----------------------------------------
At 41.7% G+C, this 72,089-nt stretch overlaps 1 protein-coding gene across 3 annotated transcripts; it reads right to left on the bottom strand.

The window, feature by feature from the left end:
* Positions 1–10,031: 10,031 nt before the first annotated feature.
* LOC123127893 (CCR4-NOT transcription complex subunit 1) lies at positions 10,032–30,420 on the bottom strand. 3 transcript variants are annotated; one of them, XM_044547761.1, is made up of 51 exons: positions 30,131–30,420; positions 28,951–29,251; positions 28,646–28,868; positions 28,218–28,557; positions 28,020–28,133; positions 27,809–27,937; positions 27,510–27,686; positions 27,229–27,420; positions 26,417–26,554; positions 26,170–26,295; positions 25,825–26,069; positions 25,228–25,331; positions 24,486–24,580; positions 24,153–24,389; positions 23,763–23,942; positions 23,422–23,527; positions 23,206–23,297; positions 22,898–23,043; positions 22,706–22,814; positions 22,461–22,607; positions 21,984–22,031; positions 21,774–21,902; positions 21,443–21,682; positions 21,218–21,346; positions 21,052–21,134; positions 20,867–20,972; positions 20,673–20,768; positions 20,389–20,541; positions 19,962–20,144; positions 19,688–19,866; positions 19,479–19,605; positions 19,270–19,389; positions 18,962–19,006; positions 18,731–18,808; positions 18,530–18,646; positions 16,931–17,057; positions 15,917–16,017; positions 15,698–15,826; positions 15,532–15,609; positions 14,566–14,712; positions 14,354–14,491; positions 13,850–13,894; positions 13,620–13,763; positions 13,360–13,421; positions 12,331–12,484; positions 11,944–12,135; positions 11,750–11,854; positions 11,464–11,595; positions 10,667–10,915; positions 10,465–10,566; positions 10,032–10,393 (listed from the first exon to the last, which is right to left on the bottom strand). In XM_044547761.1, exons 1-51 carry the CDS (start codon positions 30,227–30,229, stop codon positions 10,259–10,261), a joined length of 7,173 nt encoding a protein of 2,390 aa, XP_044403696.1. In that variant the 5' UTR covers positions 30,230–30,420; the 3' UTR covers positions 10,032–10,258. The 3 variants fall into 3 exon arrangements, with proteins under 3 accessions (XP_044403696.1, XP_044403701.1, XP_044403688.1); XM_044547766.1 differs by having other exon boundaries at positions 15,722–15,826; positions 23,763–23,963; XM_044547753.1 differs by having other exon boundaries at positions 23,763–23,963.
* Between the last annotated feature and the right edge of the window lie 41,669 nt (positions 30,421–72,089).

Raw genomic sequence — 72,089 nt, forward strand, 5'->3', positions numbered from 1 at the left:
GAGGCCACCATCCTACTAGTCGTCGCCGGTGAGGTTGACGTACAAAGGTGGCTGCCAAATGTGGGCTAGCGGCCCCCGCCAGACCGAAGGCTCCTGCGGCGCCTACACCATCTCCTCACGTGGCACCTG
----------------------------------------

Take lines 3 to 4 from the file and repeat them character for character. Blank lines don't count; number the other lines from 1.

* Positions 1–10,031: 10,031 nt before the first annotated feature.
* LOC123127893 (CCR4-NOT transcription complex subunit 1) lies at positions 10,032–30,420 on the bottom strand. 3 transcript variants are annotated; one of them, XM_044547761.1, is made up of 51 exons: positions 30,131–30,420; positions 28,951–29,251; positions 28,646–28,868; positions 28,218–28,557; positions 28,020–28,133; positions 27,809–27,937; positions 27,510–27,686; positions 27,229–27,420; positions 26,417–26,554; positions 26,170–26,295; positions 25,825–26,069; positions 25,228–25,331; positions 24,486–24,580; positions 24,153–24,389; positions 23,763–23,942; positions 23,422–23,527; positions 23,206–23,297; positions 22,898–23,043; positions 22,706–22,814; positions 22,461–22,607; positions 21,984–22,031; positions 21,774–21,902; positions 21,443–21,682; positions 21,218–21,346; positions 21,052–21,134; positions 20,867–20,972; positions 20,673–20,768; positions 20,389–20,541; positions 19,962–20,144; positions 19,688–19,866; positions 19,479–19,605; positions 19,270–19,389; positions 18,962–19,006; positions 18,731–18,808; positions 18,530–18,646; positions 16,931–17,057; positions 15,917–16,017; positions 15,698–15,826; positions 15,532–15,609; positions 14,566–14,712; positions 14,354–14,491; positions 13,850–13,894; positions 13,620–13,763; positions 13,360–13,421; positions 12,331–12,484; positions 11,944–12,135; positions 11,750–11,854; positions 11,464–11,595; positions 10,667–10,915; positions 10,465–10,566; positions 10,032–10,393 (listed from the first exon to the last, which is right to left on the bottom strand). In XM_044547761.1, exons 1-51 carry the CDS (start codon positions 30,227–30,229, stop codon positions 10,259–10,261), a joined length of 7,173 nt encoding a protein of 2,390 aa, XP_044403696.1. In that variant the 5' UTR covers positions 30,230–30,420; the 3' UTR covers positions 10,032–10,258. The 3 variants fall into 3 exon arrangements, with proteins under 3 accessions (XP_044403696.1, XP_044403701.1, XP_044403688.1); XM_044547766.1 differs by having other exon boundaries at positions 15,722–15,826; positions 23,763–23,963; XM_044547753.1 differs by having other exon boundaries at positions 23,763–23,963.